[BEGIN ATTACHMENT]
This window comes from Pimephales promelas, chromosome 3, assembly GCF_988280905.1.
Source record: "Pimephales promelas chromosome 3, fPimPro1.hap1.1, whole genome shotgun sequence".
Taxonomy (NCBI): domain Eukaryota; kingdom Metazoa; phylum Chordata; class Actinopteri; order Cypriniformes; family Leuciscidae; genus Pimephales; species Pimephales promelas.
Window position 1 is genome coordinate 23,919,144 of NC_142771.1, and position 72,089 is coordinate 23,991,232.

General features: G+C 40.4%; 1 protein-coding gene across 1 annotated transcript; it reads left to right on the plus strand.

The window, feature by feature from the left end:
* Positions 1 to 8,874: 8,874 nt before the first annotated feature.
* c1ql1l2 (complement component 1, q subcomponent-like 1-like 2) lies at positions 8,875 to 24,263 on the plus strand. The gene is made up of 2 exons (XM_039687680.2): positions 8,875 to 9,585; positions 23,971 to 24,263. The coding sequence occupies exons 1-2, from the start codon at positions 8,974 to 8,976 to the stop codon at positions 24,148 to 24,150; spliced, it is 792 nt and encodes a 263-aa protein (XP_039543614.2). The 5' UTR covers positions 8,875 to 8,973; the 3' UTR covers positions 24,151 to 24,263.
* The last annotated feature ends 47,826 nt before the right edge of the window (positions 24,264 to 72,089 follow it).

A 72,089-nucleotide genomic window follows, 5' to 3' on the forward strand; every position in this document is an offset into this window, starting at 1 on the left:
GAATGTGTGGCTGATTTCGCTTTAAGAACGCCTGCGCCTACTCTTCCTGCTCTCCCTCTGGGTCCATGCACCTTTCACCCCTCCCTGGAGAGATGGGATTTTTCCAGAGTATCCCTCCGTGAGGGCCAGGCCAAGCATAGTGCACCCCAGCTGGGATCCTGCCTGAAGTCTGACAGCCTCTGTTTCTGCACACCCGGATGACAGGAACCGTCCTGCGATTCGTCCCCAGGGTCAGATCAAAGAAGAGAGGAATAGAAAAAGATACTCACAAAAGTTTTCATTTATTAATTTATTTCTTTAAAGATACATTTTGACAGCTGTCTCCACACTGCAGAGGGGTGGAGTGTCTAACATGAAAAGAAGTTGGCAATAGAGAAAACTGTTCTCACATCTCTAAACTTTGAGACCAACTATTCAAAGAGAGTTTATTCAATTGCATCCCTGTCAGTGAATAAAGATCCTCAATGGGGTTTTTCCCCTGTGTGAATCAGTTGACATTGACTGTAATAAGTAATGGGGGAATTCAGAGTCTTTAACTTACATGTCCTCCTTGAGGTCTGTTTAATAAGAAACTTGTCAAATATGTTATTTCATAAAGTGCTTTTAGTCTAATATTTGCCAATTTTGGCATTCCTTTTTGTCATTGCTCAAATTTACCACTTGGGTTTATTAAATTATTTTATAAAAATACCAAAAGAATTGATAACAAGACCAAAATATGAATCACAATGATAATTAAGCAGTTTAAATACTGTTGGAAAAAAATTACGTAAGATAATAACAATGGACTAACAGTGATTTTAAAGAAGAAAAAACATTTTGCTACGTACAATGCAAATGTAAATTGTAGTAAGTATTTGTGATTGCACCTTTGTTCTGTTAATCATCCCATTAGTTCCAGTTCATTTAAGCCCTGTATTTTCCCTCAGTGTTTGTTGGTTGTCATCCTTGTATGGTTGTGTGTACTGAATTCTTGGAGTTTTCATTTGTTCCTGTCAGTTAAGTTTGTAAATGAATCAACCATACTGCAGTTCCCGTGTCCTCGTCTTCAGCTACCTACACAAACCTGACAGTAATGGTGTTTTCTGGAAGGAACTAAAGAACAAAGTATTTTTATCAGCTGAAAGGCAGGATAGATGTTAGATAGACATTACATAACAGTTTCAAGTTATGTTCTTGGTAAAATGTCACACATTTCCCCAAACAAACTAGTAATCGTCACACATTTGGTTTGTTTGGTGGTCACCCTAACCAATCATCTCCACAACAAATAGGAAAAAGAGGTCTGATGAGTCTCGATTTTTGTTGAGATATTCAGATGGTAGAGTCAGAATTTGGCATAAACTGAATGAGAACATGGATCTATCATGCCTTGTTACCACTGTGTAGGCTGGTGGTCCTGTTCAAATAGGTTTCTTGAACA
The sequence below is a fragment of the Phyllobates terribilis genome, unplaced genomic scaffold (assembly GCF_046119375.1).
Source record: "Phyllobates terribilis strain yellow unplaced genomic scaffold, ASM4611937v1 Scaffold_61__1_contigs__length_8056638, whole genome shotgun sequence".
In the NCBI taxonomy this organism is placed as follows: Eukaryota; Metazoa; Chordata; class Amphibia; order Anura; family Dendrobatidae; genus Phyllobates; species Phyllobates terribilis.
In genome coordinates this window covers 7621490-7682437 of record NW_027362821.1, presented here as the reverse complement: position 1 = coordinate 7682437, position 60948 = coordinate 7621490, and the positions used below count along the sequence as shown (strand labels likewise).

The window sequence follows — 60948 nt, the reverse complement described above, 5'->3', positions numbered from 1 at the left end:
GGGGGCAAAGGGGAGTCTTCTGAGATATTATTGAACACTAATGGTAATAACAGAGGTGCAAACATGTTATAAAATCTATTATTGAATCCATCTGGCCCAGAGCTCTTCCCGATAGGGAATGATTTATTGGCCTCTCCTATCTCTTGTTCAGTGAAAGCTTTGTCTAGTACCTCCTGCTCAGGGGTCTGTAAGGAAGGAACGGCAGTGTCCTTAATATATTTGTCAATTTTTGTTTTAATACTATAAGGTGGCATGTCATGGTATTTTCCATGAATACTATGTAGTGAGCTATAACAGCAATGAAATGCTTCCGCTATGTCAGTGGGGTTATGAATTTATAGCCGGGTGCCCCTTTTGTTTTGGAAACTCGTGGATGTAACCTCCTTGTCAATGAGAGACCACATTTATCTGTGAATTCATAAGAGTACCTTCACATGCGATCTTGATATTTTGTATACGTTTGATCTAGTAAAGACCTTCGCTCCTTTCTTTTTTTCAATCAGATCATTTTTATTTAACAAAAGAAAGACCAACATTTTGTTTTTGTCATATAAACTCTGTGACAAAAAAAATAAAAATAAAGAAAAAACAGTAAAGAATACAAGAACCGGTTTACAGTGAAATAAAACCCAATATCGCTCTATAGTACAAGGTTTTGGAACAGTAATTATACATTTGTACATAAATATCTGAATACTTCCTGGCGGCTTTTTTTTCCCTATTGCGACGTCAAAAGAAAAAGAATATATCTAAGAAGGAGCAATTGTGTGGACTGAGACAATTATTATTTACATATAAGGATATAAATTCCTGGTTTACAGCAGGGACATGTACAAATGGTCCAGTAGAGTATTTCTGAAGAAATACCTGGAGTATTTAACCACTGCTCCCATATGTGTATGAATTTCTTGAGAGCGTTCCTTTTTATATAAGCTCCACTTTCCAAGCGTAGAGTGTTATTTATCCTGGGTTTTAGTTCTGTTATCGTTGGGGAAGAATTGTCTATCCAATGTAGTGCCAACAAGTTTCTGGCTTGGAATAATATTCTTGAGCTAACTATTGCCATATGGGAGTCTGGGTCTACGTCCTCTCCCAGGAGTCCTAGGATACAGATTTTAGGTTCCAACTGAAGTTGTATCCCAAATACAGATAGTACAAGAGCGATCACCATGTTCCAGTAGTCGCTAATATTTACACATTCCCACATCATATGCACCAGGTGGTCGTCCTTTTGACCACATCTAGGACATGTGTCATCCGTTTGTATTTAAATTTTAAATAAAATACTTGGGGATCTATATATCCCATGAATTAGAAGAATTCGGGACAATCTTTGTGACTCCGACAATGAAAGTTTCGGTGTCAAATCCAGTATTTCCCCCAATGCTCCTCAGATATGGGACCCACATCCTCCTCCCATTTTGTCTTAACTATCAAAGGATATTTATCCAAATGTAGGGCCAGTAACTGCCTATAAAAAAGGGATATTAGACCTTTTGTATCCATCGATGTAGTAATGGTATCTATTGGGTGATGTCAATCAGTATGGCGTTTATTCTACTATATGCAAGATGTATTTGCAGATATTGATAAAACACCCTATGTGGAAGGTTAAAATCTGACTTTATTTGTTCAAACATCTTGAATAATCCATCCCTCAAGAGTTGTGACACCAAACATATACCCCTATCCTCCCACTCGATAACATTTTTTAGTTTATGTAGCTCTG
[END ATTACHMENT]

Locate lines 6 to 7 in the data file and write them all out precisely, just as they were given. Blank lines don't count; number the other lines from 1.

The window, feature by feature from the left end:
* Positions 1 to 8,874: 8,874 nt before the first annotated feature.